Mandatory training

November 26, 2007

I’m a pretty typical suburban U.S. mother – a soccer Mom a/k/a “hockey Mom” of the minivan variety (read: boring vs. the sexy/gas-guzzly SUV variety). I limit my three kids to no more than two activities a ‘season.’ So right now we’re into the seven-month (ice) hockey season, short indoor lacrosse and indoor soccer seasons which carry over into the outdoor season, year-round ballet, and school year-long music lessons (what seasons?). Many are critical of this, even my own parents who become ‘exhausted’ when reading the schedule.Â

I’ve written about hockey before because it’s one of my favorite sports. Our youth hockey organization has a great group of parents I enjoy being around. Not so in many other organizations. Last year at a neighboring rink, some fans got into a fight and one ended up with a head injury in the hospital. This is youth hockey. Not the NY Rangers.

This is probably why hockey is the only sport where I have to watch a mandatory training video on how not to be a jerk.

I got thinking about why hockey is different – why it requires anti-jerk training. I think it’s probably due to violence-driven litigation at the youth level and the draw associated with the (condoned/’enforcer’-type) player fighting associated with the sport at the professional level. You know, the “I was at a fight and a hockey game broke out…”

It reminds me of mandatory compliance-type training that speaks to our common sense. We might just as well align our ‘common-sense’ compliance training with the adult education program (“relax, it’s just a game) in hockey.

“Relax, it’s just a password video or “Oops don’t get us sued” e-learning. Training for the masses based on the actions of a few. Ugh.

Meanwhile, I only screamed once or twice during the four games I attended this tournament weekend. Mostly just “skate Drew skate!” as he chased after a breakaway (he’s a defenseman). Better take the mandatory training again. Ugh

Photos: Mom from this Mom t-shirt shopand harassment from this law firm. Gotta love the irony.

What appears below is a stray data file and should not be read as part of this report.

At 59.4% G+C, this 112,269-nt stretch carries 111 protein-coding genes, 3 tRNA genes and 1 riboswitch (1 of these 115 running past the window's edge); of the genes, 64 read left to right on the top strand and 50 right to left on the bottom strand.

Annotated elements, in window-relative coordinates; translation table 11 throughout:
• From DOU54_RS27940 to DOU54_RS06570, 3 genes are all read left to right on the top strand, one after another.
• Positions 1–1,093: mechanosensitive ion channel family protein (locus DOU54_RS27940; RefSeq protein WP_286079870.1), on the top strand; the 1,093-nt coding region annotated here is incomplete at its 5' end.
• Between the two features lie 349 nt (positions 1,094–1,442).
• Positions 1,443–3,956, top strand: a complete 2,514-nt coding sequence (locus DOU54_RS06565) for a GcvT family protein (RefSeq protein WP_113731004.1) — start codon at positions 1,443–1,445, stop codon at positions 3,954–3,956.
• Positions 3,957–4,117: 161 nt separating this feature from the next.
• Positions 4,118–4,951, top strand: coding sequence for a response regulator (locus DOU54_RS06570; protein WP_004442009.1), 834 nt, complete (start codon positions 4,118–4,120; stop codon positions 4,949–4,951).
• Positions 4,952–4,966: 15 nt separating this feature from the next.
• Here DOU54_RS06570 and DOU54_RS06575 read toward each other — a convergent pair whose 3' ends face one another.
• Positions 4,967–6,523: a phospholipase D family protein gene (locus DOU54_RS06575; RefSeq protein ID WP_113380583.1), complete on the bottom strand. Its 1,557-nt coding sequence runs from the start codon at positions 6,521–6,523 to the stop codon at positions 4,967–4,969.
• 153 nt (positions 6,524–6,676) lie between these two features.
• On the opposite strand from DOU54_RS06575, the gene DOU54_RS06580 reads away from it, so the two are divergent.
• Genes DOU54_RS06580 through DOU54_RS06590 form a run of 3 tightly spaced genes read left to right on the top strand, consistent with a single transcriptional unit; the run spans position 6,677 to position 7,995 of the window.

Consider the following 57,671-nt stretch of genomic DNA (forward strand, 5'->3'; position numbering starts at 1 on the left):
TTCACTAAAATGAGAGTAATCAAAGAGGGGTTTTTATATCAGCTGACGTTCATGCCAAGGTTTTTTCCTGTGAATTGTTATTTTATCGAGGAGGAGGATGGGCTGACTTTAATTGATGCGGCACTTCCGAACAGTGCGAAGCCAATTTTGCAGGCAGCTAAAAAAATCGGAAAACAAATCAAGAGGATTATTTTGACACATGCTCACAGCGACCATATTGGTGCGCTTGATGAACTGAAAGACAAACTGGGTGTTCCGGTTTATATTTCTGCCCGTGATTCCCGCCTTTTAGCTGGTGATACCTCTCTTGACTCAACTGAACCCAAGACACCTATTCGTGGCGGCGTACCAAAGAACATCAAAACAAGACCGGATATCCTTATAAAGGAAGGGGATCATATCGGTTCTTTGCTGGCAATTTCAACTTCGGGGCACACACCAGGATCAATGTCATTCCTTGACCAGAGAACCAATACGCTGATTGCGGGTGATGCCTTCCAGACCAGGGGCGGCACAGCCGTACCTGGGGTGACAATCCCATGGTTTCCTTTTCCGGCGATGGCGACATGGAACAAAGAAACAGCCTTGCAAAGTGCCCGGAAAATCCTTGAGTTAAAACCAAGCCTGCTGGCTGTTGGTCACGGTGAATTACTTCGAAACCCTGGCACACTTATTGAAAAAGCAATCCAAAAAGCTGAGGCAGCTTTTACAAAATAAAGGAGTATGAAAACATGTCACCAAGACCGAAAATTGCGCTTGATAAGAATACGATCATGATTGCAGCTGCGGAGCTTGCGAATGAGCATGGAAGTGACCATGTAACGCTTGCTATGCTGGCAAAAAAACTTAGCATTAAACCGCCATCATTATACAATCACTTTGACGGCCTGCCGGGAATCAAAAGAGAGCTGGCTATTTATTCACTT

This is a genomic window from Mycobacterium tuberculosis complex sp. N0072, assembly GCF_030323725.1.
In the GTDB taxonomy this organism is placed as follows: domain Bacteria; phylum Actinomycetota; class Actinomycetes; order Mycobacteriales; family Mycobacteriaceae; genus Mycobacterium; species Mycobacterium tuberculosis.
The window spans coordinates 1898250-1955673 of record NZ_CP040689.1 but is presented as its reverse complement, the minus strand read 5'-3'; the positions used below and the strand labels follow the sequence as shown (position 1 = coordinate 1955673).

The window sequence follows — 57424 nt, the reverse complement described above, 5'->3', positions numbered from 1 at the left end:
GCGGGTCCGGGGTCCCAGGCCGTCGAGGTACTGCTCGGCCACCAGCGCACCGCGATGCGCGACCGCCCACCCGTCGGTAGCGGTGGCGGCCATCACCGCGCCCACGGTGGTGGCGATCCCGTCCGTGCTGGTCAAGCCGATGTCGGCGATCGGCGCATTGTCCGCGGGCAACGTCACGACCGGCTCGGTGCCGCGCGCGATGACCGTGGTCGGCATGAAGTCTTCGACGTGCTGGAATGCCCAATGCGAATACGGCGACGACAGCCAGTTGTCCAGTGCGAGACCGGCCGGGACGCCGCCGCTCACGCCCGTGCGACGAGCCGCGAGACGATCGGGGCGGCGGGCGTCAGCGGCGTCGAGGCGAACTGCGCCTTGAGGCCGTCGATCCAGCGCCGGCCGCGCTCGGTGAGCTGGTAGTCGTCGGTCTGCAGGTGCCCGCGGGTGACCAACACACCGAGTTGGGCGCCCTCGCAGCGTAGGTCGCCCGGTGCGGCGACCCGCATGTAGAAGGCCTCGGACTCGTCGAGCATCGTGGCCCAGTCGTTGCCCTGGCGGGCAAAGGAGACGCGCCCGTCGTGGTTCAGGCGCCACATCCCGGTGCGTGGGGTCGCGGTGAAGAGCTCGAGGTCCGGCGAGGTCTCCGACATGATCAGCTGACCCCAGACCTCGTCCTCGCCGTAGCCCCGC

• http://karynromeis.blogspot.com/ Karyn Romeis

    I flatly refuse to be trained out of the habit of screaming at the sidelines of my children’s events. Neither my husband nor I knew what it was to have supportive parents cheering us on at sport… and we were both pretty good at it. We have often commented to each other how we felt the lack of that support.

    As a consequence, there is (almost) always someone there when one of our boys competes, performs or participates. And they will know it. They will know that we are there and that we are rooting for them. I have never heard a sportsman/woman say in his/her victory speech “I wish the crowd would shut up!” They all thank the spectators and say how they felt encouraged by the support.

    So we’ve done (and continue to do) a lot of cheering and encouraging: hockey, cricket, drama, music gigs, athletics (track and field), art exhibitions and chess tournaments.

    If that makes me a jerk, I shall wear the epithet with defiance.

    The one thing I will say, though, is that parents were always banned from the competition space of chess tournaments – and with good reason. The sighs of frustration, snorts of derision and gasps of dismay at the elbows of the players caused the kids far too much stress.

  • http://karynromeis.blogspot.com Karyn Romeis

    I flatly refuse to be trained out of the habit of screaming at the sidelines of my children’s events. Neither my husband nor I knew what it was to have supportive parents cheering us on at sport… and we were both pretty good at it. We have often commented to each other how we felt the lack of that support.

    As a consequence, there is (almost) always someone there when one of our boys competes, performs or participates. And they will know it. They will know that we are there and that we are rooting for them. I have never heard a sportsman/woman say in his/her victory speech “I wish the crowd would shut up!” They all thank the spectators and say how they felt encouraged by the support.

    So we’ve done (and continue to do) a lot of cheering and encouraging: hockey, cricket, drama, music gigs, athletics (track and field), art exhibitions and chess tournaments.

    If that makes me a jerk, I shall wear the epithet with defiance.

    The one thing I will say, though, is that parents were always banned from the competition space of chess tournaments – and with good reason. The sighs of frustration, snorts of derision and gasps of dismay at the elbows of the players caused the kids far too much stress.

  • http://www.brandon-hall.com/ Janet Clarey

    I agree with you and grieve over the potential of crossing some arbitrary line and getting my kid kicked out of a sport. Un-freakin’ believable, no?

  • http://www.brandon-hall.com Janet Clarey

    I agree with you and grieve over the potential of crossing some arbitrary line and getting my kid kicked out of a sport. Un-freakin’ believable, no?

  • http://www.daveswhiteboard.com/ Dave Ferguson

    While some hockey fans may set a higher value on physicality (“…if there’s no blood on the ice, you weren’t playing hard enough…”), I’ve witnessed plenty of bad parental behavior on the sidelines of soccer and basketball games.